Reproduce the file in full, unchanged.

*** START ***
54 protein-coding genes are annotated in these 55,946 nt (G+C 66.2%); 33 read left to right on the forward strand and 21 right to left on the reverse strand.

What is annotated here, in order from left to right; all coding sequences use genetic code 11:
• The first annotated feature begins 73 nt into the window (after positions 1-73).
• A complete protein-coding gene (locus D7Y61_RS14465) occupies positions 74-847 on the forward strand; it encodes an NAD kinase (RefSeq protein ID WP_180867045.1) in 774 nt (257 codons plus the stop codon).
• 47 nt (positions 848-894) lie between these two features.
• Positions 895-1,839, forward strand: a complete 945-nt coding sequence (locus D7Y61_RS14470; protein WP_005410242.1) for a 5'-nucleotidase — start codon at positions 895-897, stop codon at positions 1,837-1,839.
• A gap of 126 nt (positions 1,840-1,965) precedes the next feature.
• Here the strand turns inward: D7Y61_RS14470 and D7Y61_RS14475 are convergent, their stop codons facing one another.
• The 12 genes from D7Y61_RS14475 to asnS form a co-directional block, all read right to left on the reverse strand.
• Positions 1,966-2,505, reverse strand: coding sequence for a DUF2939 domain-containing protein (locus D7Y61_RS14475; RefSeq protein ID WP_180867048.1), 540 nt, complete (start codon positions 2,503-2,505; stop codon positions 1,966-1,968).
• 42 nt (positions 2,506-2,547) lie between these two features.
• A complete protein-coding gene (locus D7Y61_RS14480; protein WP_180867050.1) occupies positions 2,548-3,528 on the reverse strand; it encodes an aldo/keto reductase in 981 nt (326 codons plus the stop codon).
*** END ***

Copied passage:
54 protein-coding genes are annotated in these 55,946 nt (G+C 66.2%); 33 read left to right on the forward strand and 21 right to left on the reverse strand.

What is annotated here, in order from left to right; all coding sequences use genetic code 11:
• The first annotated feature begins 73 nt into the window (after positions 1-73).
• A complete protein-coding gene (locus D7Y61_RS14465) occupies positions 74-847 on the forward strand; it encodes an NAD kinase (RefSeq protein ID WP_180867045.1) in 774 nt (257 codons plus the stop codon).
• 47 nt (positions 848-894) lie between these two features.
• Positions 895-1,839, forward strand: a complete 945-nt coding sequence (locus D7Y61_RS14470; protein WP_005410242.1) for a 5'-nucleotidase — start codon at positions 895-897, stop codon at positions 1,837-1,839.
• A gap of 126 nt (positions 1,840-1,965) precedes the next feature.
• Here the strand turns inward: D7Y61_RS14470 and D7Y61_RS14475 are convergent, their stop codons facing one another.
• The 12 genes from D7Y61_RS14475 to asnS form a co-directional block, all read right to left on the reverse strand.
• Positions 1,966-2,505, reverse strand: coding sequence for a DUF2939 domain-containing protein (locus D7Y61_RS14475; RefSeq protein ID WP_180867048.1), 540 nt, complete (start codon positions 2,503-2,505; stop codon positions 1,966-1,968).
• 42 nt (positions 2,506-2,547) lie between these two features.
• A complete protein-coding gene (locus D7Y61_RS14480; protein WP_180867050.1) occupies positions 2,548-3,528 on the reverse strand; it encodes an aldo/keto reductase in 981 nt (326 codons plus the stop codon).